PHOENIX (AP) — A rural Arizona county certified its midterm election results on Thursday, following the orders of a judge who ruled that Republican supervisors broke the law when they refused to sign off on the vote count by this week’s deadline.
Two Republicans on Cochise County’s three-member board of supervisors balked for weeks about certifying the election, even as the deadline passed on Monday. They did not cite any problems with the election results. Rather, they say they weren’t satisfied that the machines used to tabulate ballots were properly certified for use in elections, though state and federal election officials have said they were.
Secretary of State Katie Hobbs filed suit Monday, as did a local voter and a group of retirees, asking a judge to force the supervisors to certify the election, a process formally known as a canvass. Hobbs said she is required to hold the statewide certification on Dec. 5 and by law can delay it only until Dec. 8.
At the end of a hearing Thursday, Judge Casey McGinley ordered the supervisors to convene within 90 minutes and to approve the election canvass by the end of the day.
“I am not ashamed of anything I did,” said Supervisor Peggy Judd, one of the two Republicans who twice blocked certification. “And today I feel I must, because of a court ruling and because of my own health and situations that are going on in our life, I feel like I must follow what the judge did today.”
The board’s other Republican, Tom Crosby, skipped the meeting.
Two hours earlier, Supervisor Ann English, the board’s lone Democrat, urged the judge to order the board to immediately certify the election and not wait another day. She said Crosby is trying to stage a “smackdown between the secretary of state and the election deniers” at a meeting scheduled for Friday.
“I think it’s a circus that doesn’t need to have to happen,” English said. “So I’ve had enough. I think the public’s had enough. So I’m asking for a swift resolution of this if that’s possible.”
The vote allows the statewide certification to go forward as scheduled on Monday.
Hobbs, a Democrat who was elected governor in November’s election, had warned that she may have to certify statewide results without numbers from Cochise County if they aren’t received in time, an outcome that could have tipped the balance of several close races. The county’s 47,000 votes went overwhelmingly to Republicans.
The board members represented themselves in court after struggling to find someone willing to take the cases. The elected county attorney, who normally represents the board in legal disputes, refused to handle the cases, saying the supervisors acted illegally. The board voted hours before the hearing to hire a Phoenix-area attorney, but he was not able to get up to speed before the hearing and did not inform the court he was representing the supervisors.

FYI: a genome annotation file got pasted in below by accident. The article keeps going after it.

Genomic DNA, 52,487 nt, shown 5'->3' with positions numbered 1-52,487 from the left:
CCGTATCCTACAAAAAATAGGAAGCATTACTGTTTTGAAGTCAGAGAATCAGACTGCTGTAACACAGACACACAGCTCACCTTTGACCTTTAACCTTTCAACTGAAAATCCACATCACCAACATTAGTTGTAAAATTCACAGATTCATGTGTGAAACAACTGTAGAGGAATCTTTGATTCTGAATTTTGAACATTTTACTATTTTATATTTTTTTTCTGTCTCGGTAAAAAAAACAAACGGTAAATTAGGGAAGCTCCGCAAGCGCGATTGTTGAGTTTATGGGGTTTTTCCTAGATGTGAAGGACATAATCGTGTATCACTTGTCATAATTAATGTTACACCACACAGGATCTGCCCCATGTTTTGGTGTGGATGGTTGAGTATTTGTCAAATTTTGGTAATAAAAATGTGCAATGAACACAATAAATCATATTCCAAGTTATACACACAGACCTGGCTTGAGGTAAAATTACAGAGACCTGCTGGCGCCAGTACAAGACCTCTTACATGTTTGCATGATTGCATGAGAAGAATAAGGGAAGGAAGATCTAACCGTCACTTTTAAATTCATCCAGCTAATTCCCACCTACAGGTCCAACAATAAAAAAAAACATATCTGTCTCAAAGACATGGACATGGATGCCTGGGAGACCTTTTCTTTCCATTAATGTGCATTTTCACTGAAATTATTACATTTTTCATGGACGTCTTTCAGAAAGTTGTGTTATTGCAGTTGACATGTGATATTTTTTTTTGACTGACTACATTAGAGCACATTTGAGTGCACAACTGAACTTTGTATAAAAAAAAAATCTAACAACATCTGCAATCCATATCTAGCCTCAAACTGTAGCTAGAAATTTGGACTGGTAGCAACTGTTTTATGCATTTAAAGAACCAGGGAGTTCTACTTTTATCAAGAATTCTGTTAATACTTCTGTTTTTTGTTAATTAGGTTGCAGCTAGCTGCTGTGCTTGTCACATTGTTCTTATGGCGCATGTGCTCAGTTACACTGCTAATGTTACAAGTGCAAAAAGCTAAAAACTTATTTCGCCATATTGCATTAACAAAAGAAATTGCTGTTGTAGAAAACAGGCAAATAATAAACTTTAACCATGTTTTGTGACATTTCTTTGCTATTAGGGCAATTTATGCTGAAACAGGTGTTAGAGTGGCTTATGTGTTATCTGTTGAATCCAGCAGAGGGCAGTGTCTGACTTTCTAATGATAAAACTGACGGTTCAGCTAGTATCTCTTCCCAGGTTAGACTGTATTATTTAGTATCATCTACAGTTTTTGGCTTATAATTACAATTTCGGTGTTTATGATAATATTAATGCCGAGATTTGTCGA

Days before the Nov. 8 election, the Republican supervisors abandoned plans to hand count all ballots, which the court said would be illegal, but demanded last week that the secretary of state prove vote-counting machines were legally certified before they would approve the election results. On Monday, they said they wanted to hear again about those concerns before taking a vote on certification. A meeting is scheduled for that purpose on Friday.
There are two companies that are accredited by the U.S. Election Assistance Commission to conduct testing and certification of voting equipment, such as the electronic tabulators used in Arizona to read and count ballots.
Conspiracy theories surrounding this process surfaced in early 2021, focused on what appeared to be an outdated accreditation certificate for one of the companies that was posted online. Federal officials investigated and reported that an administrative error had resulted in the agency failing to reissue an updated certificate as the company remained in good standing and underwent audits in 2018 and in early 2021.
Officials also noted federal law dictates the only way a testing company can lose certification is for the commission to revoke it, which did not occur.
Meanwhile, a federal judge in Phoenix sanctioned lawyers who represented Kari Lake and Mark Finchem, the defeated Republican candidates for governor and secretary of state, respectively, in a lawsuit seeking to require hand counting of all ballots.
Judge John Tuchi, a Barack Obama appointee, agreed with lawyers for Maricopa County, who argued the lawsuit was based on frivolous information, and ordered the lawyers to pay the county’s legal fees.
The lawyers “made false, misleading, and unsupported factual assertions” in their lawsuit, Tuchi wrote. He said the court will not condone lawyers “furthering false narratives that baselessly undermine public trust” in the democratic process.
The lawyers for Lake and Finchem, including well-known Harvard Law School professor Alan Dershowitz, did not respond to a request for comment from The Associated Press. They told the court that their claims were “legally sound and supported by strong evidence.”
This story corrects a previous version that said Mark Finchem was the Republican candidate for attorney general. He was the candidate for secretary of state.
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